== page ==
Best Ways to Respond to Shame and Stigma after Treatment
The journey to recovery often begins with the goals of overcoming addiction and reintegrating into the workforce and rebuilding social networks. However, people embarking on this journey often deal with uncomfortable questions or remarks regarding addiction. Sometimes these statements catch recovered addicts off guard, especially when they come from people who seem to be well-meaning and don’t realize how inappropriate or disparaging their language or sentiments about those struggling with addiction, and most of all, actively in treatment or recovery to better their lives.
Talking about opioid addiction with people can be tricky, especially if they’re uninformed. While it may seem that the opioid epidemic in America has been practically impossible to ignore over the past two decades, there are still many people who are unaware of the specifics and how many people developed substance use disorder unconsciously or through doctor-prescribed medication. Whether these conversations occur with acquaintances or with closer family and friends, being prepared to deal with stigmatic or shaming remarks can make the entire situation easier to handle while also building confidence.
Talking about Opioid Addiction
When in a social setting, there are certain phrases and words that can be helpful to guide the conversation in a way to avoid shaming or disrespectful comments, whether intentional or not:
Using person-first language such as “person with substance use disorder” instead of derogatory terms like “junkie” or “addict” helps elevate the conversation for people to better understand that addiction is a disease.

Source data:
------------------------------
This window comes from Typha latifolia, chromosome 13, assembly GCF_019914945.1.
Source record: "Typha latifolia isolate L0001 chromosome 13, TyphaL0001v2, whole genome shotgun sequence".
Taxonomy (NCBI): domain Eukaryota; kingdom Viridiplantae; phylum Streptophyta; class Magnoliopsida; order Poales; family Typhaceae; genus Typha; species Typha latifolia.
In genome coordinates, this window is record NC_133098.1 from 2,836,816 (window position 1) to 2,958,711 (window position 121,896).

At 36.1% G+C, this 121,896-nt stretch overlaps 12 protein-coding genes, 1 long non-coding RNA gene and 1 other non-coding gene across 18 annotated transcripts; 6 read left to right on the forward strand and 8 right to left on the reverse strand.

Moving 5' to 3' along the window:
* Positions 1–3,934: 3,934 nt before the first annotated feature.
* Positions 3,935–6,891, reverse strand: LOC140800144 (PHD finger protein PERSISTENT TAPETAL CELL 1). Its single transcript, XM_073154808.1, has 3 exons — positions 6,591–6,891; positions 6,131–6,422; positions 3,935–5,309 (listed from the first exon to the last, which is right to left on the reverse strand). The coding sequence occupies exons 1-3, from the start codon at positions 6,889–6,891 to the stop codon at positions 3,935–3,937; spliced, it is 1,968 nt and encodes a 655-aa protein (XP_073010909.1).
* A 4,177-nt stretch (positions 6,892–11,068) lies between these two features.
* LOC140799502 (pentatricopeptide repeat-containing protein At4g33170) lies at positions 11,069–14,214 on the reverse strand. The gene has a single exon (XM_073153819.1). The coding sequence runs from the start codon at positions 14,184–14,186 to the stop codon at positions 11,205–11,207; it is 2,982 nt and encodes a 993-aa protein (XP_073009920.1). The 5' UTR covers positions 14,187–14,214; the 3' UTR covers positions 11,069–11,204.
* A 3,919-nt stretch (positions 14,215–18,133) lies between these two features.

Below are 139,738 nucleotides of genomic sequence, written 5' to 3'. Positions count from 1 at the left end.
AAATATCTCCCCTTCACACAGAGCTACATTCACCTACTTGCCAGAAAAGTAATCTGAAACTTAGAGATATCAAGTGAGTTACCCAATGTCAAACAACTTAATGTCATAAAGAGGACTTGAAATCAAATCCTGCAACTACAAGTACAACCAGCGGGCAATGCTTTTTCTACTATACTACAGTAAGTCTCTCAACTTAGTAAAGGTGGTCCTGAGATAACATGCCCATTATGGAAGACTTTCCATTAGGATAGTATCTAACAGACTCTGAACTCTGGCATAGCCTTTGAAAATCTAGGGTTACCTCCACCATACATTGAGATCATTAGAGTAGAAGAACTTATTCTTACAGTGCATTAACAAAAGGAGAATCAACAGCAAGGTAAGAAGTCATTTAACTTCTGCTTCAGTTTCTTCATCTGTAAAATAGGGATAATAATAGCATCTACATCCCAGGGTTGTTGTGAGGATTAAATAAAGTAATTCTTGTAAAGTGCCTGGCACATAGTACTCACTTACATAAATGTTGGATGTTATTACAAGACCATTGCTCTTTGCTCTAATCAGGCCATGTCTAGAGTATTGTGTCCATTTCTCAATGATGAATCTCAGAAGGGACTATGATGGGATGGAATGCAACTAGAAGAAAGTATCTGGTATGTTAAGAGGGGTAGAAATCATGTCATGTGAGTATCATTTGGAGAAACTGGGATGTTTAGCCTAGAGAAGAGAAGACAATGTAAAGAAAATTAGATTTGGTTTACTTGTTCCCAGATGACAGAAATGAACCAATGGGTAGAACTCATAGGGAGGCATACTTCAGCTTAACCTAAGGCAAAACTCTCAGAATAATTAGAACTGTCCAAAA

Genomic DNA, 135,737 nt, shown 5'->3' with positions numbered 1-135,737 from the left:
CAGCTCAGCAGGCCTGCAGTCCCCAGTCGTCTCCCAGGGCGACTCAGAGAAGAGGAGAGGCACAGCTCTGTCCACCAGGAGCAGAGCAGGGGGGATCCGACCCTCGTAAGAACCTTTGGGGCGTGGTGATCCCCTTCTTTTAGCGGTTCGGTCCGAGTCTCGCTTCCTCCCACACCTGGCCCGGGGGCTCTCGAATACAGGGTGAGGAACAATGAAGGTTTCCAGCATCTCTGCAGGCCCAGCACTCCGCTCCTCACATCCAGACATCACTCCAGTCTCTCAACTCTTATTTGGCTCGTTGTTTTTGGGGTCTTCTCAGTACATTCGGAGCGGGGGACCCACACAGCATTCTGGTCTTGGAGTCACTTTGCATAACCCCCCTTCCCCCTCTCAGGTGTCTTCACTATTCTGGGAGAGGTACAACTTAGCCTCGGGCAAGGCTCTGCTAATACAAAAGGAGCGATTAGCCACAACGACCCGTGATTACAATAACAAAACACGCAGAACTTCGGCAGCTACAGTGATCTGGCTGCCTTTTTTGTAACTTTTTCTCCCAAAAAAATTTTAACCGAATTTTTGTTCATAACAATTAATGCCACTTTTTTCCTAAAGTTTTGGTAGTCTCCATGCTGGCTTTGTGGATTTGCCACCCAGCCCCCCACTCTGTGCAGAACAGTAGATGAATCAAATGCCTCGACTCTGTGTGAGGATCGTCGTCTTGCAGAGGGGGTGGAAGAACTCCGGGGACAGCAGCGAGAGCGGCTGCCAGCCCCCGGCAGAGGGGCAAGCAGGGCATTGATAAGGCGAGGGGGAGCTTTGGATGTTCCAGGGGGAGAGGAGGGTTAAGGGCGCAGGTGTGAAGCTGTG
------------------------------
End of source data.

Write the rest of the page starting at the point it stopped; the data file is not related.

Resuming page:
Terms to avoid: habit, former/reformed addict, substance/drug abuser, and clean/dirty. Instead, use words like opioid use disorder, patient, person in recovery, substance use disorder, drug addiction, not actively using, in remission, or in recovery.
When discussing the treatment process, it’s essential to use correct language such as medication-assisted treatment, if the relationship or closeness with the person asking calls for it—explaining how the medicines work can help them better understand the journey.
If acquaintances ask “what happened?” or state that “they heard about what happened,” it’s best to speak about substance use disorder and its treatment as though it were any other chronic condition that required medical attention.
The impact of stigma is far-reaching among those with substance use disorder, from those who have yet to seek treatment to those who have been in recovery for years. Many people who deeply need help for their drug misuse are ashamed to ask for help due to how people with addiction are viewed, making the problem much worse on a societal level.
By using people-first language, more people struggling with addiction are likely to receive help and be embraced by others around them and even health care providers. Avoiding stigmatizing language also makes it easier for others to open up about their struggles and feel less in denial about a potential diagnosis. Once more people begin to view addiction as a disease, it will help spark the paradigm shift needed to clamp down on the opioid crisis that is still plaguing millions of Americans.